15 What do banks need to do to become good partners to their app co-creators in an open API banking ecosystem? Established banks are wary of newcomers, as figure 3 illustrates, but they equally do have all it takes to minimise the intrinsically high failure likelihood of a start-up. Attractive partnerships that enable and support a higher satisfaction ratio on the customer side take out operational risk and help to evolve the business towards a new and open model. In return, models need to be defined between partners regarding stake holdings, growth participation etc. A key success factor is to provide the right incentives in an ecosystem to the advantage of all participants. Hans Kraus, CEO Central & Eastern Europe, Capco Existing non-bank players in mobile payments and e-commerce are seen as a bigger threat to banks than new start-ups, and with the likes of Apple, Google, PayPal and others holding balance sheets and new product development budgets that some banks could only dream of, this isn t surprising. 77% of respondents agreed or completely agreed that their main competition in future will come from this provider segment. 55% were sure that significant competition would also come from new entrants, often start-ups, enabled by the open access rules of PSD2, to act as payment intermediaries and deliver other innovative services on top of existing bank accounts and infrastructure. While banks are concerned with the competitive threat, not all see it as a shortterm danger. 43% felt strongly that it is hype that new market entrants could achieve any relevant market share within three to five years, while 20% strongly believe they could be a threat within this timeframe. 15 Perhaps relying on customer inertia and brand stickiness, 48% felt strongly that it would only be their next-generation customers at risk of being poached. 5.2 Mobile channel and partnerships to the rescue In the face of competitive threats, what are the banks planning to do? Delivering an attractive mobile offer is a key component. But some banks are realising that doing everything themselves within their traditional bank structure will not give them the best chance of success. Instead they are increasingly looking to use partnership-based models, with other financial services providers, innovative start-ups that they mentor and/or fund, and technology providers. 50% of all respondents agreed or completely agreed that their banks is taking this approach to enrich their customer proposition, attract new customers and retain existing ones. But a smaller number of European banks expected that this collaborative approach would extend to them being best placed to act as a TPP service provider for other non-banks under the directive. Only 28% of respondents were confident that this is something that would benefit their bank.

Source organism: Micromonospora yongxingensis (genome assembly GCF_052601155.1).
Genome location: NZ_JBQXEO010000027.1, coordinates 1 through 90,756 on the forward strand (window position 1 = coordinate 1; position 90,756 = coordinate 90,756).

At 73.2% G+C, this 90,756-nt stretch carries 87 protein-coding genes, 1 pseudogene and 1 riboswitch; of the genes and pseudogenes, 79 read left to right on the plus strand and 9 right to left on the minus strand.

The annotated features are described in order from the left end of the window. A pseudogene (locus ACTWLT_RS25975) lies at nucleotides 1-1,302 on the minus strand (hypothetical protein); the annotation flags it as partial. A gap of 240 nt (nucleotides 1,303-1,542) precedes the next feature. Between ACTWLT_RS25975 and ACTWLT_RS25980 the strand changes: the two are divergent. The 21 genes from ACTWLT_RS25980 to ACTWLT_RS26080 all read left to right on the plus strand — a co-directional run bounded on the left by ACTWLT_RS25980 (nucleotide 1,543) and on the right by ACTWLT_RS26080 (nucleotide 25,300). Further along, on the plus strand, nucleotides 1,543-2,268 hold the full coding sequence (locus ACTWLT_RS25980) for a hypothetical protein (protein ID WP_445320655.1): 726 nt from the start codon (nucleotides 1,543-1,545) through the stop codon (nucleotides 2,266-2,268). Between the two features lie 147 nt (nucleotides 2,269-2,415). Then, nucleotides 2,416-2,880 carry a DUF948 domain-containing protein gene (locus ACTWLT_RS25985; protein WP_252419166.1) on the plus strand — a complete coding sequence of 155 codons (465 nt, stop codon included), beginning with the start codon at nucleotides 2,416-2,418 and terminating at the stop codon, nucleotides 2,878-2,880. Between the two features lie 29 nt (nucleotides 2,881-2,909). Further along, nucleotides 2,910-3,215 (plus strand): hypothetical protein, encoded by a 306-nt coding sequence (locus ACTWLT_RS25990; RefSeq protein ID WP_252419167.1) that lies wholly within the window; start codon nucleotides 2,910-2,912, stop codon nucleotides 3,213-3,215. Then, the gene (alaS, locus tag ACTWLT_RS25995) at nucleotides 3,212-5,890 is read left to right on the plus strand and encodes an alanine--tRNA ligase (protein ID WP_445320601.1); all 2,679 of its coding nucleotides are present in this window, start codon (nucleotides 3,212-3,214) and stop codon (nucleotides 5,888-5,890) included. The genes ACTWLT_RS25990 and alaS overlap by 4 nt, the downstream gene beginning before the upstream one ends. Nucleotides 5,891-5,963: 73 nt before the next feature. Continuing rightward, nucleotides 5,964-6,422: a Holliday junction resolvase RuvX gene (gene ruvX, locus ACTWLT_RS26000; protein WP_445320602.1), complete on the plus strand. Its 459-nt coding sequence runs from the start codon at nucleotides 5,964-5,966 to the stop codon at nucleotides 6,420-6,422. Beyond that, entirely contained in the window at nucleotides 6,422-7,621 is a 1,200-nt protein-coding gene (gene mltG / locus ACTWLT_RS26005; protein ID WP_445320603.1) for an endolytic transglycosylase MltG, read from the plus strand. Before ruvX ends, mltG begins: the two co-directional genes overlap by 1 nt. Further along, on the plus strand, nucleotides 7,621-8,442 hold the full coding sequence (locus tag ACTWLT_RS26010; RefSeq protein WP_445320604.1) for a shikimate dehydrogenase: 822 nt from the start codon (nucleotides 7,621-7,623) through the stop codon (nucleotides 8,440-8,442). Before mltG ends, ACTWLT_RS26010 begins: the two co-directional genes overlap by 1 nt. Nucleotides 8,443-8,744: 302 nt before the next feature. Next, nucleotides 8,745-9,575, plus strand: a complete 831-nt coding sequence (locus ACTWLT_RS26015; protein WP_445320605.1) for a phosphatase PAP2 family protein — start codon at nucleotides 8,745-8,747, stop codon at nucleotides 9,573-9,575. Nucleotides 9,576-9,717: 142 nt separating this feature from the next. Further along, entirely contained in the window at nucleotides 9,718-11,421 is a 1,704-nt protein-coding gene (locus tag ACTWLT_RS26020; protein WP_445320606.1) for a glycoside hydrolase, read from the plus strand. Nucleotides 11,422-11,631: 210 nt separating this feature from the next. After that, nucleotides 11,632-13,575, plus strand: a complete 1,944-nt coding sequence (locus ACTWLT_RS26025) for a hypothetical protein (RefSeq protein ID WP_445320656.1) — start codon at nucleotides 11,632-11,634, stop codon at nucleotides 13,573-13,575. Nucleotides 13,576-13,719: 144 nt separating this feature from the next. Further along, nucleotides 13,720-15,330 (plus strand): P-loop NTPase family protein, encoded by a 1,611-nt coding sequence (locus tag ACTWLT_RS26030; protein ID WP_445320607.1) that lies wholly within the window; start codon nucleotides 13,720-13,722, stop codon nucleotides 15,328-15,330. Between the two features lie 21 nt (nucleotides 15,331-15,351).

16 06 XS2A COMPLIANCE OR BUSINESS OPPORTUNITY? 16 fig 4: 6.1 Opening up, while staying locked down XS2A - COMPLIANCE OR BUSINESS OPPORTUNITY? SECURITY AND LIABILITY ARE CONCERNS, BUT MOST BANKS ARE LOOKING FOR OPPORTUNITIES Security around Access2Account is our major concern in terms of data protection and reputation * Liability around Access2Account is our major concern in building agreements with partners in the APP store * We will view this as a step-bystep approach and initially focus on compliance and the operational consequences before moving into the business opportunity * Embracing PSD2 as a business opportunity demands a strategic programme at board level which we will kick off ASAP or have kicked off already * We will view this as a step-bystep approach and initially focus on compliance and the operational consequences, but at the same time will look at the business opportunity longer term * 4 % 8 % 43 % 45 % 1 % 8 % 31 % 38 % 22 % 11 % 5 % 25 % 42 % 17 % 19 % 7 % 19 % 35 % 20 % 1 % 13 % 17 % 20 % 39 % 10 % 11 % 21 % 26 % 30 % 12 % The deadlines of PSD2 are too tight to view it as anything other than a compliance project at first * Completely disagree Disagree Slightly disagree * European respondents only Slightly agree Agree Completely agree